It’s true – the province has made a major move in its plan to regulate and dispense cannabis prior to the federal government’s plan to legalize the substance next year. Now that the Ontario government will be overseeing the legal retail of cannabis all over the province, residents have weighed in on the decision.
According to a new poll by Nanos Research, the majority of Ontario residents support private sector cannabis stores over government run cannabis stores.
The Ontario government recently announced that it will create a Cannabis Control Board of Ontario (CCBO), similar to the LCBO, to oversee the legal retail of cannabis in Ontario through new standalone cannabis stores and an online order service. This is all well and good – decisions were pending on how the substance would be sold for some time.
As part of the announcement, however, the province announced that there will be no forms of private cannabis sale allowed in Ontario.
Since the CCBO news was released, people across the province have expressed mixed feelings about the government being entirely in control of the regulation and distribution of marijuana.
Nanos Research’s poll revealed that more than half of Ontario residents support (32 per cent) or somewhat support (23 per cent) having marijuana sold by licensed and regulated private retailers instead of a government run CCBO when marijuana is legalized. That’s a fair 55 per cent of residents who would rather see private cannabis retailers than solely a CCBO.
On the other end of the spectrum, 31 per cent of residents oppose, and nine per cent of residents somewhat oppose having marijuana sold by private retailers instead of the government. Six per cent of those surveyed say they are unsure of their preference.
The Consumer Choice Centre (CCC) said it “condemns” the government banning private sector cannabis stores. What’s more, the CCC calls the decision a “bad deal for consumers” and “against the will of Ontario residents.”
“The government banning private sector cannabis stores is a move that not only limits consumer choice but also enables black market sales,” said the CCC in a statement.
Whether or not this is true has been up for debate amongst residents since the creation of a CCBO was announced earlier this week.
Toronto-based David Clement, the North American Affairs Director for the CCC, said the regulations limit choice and innovation.
“Ontarians have already made it clear that they don’t want government run stores controlling the sale of legal cannabis. The move to create a cannabis control board will simply replicate the existing issues we see with the LCBO and alcohol. The province should embrace private retail and the wants of consumers,” said Clement.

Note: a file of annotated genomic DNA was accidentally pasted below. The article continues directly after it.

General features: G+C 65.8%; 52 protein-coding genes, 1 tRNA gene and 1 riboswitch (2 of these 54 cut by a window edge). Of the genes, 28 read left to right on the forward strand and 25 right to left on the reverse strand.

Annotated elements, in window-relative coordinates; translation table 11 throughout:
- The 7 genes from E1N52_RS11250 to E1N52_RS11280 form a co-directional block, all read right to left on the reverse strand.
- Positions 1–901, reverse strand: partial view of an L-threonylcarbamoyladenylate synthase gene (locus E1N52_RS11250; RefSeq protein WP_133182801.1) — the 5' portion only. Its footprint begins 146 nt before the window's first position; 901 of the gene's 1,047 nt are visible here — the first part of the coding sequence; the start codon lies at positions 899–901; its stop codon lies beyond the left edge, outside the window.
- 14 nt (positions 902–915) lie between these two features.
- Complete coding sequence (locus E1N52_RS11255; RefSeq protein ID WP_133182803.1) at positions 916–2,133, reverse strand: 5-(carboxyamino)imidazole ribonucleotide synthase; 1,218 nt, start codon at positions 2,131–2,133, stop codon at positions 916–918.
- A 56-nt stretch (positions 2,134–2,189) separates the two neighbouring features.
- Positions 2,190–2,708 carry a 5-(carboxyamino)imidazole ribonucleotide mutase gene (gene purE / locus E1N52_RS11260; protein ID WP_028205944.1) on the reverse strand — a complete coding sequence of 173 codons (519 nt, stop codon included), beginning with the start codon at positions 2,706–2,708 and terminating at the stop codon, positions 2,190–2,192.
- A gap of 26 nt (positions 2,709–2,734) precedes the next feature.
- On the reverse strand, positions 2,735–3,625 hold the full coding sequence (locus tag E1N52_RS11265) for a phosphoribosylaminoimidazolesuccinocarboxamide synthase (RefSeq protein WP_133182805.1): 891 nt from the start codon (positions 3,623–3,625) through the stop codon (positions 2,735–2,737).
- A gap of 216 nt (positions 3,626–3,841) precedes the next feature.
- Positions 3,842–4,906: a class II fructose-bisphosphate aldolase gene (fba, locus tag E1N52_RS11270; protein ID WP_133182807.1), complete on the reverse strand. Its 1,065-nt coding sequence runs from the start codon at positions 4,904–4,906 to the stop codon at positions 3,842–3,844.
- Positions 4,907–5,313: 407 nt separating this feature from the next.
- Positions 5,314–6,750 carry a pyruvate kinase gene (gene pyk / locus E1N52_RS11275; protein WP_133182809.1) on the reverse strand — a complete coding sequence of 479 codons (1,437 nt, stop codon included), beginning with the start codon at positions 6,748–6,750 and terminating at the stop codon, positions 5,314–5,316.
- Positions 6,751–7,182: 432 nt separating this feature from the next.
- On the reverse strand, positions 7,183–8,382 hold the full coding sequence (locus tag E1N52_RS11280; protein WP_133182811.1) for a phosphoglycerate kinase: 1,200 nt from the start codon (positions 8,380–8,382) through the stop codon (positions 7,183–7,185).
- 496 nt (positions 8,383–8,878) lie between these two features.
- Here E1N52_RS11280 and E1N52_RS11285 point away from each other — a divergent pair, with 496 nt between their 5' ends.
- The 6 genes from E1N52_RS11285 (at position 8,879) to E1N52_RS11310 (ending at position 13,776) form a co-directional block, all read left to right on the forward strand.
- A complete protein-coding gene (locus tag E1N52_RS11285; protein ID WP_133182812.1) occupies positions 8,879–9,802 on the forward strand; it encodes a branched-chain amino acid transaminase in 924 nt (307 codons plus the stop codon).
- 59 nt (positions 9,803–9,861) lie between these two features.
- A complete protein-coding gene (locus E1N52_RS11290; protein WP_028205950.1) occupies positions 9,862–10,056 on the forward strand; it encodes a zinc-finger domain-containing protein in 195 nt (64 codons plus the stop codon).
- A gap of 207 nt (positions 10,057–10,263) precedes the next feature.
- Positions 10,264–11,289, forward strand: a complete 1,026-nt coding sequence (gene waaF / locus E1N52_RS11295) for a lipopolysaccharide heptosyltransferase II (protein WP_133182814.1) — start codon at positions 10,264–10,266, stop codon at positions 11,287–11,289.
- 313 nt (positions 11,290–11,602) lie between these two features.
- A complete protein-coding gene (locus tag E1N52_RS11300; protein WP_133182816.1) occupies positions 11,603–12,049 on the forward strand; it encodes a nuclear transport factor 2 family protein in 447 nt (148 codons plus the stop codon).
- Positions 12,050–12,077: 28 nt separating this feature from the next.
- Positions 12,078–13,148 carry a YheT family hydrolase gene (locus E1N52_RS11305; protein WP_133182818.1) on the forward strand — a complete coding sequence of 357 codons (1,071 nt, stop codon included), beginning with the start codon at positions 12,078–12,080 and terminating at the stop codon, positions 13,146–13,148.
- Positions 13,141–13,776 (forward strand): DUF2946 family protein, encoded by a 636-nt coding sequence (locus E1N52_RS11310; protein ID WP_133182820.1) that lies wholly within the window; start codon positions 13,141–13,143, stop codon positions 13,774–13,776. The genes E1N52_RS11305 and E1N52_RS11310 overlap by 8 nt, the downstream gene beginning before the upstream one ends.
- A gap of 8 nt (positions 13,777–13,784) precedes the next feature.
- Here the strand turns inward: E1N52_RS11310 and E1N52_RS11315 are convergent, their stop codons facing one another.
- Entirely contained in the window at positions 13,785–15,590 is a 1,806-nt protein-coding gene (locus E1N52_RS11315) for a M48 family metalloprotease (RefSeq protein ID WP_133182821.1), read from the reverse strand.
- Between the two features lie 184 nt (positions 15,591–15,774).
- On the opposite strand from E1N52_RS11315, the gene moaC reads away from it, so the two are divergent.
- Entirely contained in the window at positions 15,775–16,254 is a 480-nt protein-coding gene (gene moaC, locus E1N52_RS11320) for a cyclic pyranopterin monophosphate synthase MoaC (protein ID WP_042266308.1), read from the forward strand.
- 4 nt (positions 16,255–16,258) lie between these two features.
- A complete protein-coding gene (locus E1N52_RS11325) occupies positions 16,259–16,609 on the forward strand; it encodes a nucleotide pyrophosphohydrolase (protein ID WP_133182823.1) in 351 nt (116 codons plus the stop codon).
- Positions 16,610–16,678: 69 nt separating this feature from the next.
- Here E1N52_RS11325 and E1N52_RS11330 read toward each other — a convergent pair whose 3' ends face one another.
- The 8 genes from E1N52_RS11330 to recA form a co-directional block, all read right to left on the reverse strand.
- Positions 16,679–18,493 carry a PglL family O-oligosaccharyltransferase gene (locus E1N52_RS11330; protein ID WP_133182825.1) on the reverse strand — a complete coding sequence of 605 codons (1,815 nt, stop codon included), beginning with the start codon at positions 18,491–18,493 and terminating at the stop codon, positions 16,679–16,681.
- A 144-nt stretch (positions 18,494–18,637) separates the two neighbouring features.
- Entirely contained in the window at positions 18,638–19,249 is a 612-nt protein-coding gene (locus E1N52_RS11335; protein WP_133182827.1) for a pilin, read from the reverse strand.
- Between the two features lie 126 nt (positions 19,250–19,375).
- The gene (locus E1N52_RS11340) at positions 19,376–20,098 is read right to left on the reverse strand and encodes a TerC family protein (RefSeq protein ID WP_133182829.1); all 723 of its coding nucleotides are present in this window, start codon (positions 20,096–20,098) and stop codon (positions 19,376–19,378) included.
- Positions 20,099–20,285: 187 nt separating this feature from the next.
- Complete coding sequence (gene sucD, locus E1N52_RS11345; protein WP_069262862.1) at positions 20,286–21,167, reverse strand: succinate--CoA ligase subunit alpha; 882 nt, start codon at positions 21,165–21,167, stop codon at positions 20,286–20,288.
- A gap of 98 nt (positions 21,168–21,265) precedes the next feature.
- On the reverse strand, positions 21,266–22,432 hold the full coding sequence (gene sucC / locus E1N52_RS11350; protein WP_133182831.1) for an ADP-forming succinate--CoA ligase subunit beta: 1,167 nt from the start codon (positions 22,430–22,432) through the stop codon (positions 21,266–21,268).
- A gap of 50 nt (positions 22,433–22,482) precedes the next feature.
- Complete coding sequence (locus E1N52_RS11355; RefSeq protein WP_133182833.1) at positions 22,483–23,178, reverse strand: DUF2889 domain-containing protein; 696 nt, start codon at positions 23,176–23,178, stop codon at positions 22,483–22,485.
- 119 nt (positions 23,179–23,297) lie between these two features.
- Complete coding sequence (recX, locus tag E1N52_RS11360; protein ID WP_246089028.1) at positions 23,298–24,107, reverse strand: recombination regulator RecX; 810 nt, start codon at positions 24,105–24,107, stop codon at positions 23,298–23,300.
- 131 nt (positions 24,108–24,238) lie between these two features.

According to Attorney General Yasir Naqvi, however, “”We’ve heard people across Ontario are anxious about the federal legalization of cannabis. The province is moving forward with a safe and sensible approach to legalization that will ensure we can keep our communities and roads safe, promote public health and harm reduction, and protect Ontario’s young people.”
Ontario seems to be a province divided.
Here are the key elements the Ontario government has detailed in terms of marijuana sales come next year:
The proposed minimum age to use, purchase and possess recreational cannabis in Ontario will be 19. The use of recreational cannabis will be prohibited in public places and workplaces.
The LCBO will oversee the legal retail of cannabis in Ontario through new stand-alone cannabis stores and an online order service. This approach will ensure that there will be only one legal retail distributor for cannabis in Ontario and alcohol and cannabis are not sold alongside each other.
Approximately 150 standalone stores will be opened by 2020, including 80 by July 1, 2019, servicing all regions of the province. Online distribution will be available across the province from July 2018 onward.
Illicit cannabis dispensaries are not and will not be legal retailers. The province will pursue a coordinated and proactive enforcement strategy, working with municipalities, local police services, the OPP and the federal government to help shut down these illegal operations.
Ontario will prohibit individuals under the age of 19 from possessing or consuming recreational cannabis, which will allow police to confiscate small amounts of cannabis from young people. The province’s approach to protecting youth will focus on prevention, diversion, and harm reduction without unnecessarily bringing them into contact with the justice system.
Interestingly enough, Ontario is the first province or territory in Canada to publicly announce a comprehensive plan to regulate federally legalized cannabis. Whether you’re opposed to the announcement or you support it, cannabis appears to be a popular intoxicant. According to a 2015 report by the Centre for Addiction and Mental Health, 45 per cent of Ontario adults have used cannabis at least once in their lifetime, while about 15 per cent have used cannabis in the past year.
The Nanos Research survey unveiled a few other interesting facts about Canadian interests.
In addition to cannabis, the survey also demonstrated that a majority of Canadians oppose the government’s move to plain package tobacco, that a majority of Canadians oppose banning homesharing and ridesharing apps like Airbnb and Uber, and that a majority of Ontario residents want private alcohol sales as opposed to the current LCBO model.